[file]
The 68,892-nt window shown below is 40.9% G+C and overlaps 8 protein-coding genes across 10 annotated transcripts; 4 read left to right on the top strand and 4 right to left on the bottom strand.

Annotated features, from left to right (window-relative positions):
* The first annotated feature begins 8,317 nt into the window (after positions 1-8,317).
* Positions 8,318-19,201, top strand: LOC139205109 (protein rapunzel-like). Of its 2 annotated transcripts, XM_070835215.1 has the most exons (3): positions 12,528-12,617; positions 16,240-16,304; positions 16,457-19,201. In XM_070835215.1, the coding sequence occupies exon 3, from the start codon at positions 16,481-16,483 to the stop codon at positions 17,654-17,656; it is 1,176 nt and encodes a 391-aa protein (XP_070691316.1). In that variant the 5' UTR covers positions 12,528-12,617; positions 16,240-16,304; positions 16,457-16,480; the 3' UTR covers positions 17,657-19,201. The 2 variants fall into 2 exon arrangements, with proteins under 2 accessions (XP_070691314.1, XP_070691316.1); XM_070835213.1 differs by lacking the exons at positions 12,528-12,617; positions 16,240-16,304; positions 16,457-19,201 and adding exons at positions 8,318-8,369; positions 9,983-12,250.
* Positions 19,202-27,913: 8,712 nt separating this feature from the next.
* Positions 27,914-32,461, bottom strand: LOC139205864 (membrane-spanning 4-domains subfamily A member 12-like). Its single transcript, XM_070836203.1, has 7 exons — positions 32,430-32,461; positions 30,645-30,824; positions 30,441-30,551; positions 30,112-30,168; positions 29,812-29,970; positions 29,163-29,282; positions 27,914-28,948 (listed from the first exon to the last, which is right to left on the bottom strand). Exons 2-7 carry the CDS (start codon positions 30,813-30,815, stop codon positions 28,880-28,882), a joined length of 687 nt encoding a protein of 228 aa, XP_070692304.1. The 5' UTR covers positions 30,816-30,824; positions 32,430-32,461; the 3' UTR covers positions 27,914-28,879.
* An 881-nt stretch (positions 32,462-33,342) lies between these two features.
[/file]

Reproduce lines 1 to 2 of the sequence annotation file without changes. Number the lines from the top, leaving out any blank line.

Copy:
The 68,892-nt window shown below is 40.9% G+C and overlaps 8 protein-coding genes across 10 annotated transcripts; 4 read left to right on the top strand and 4 right to left on the bottom strand.

Annotated features, from left to right (window-relative positions):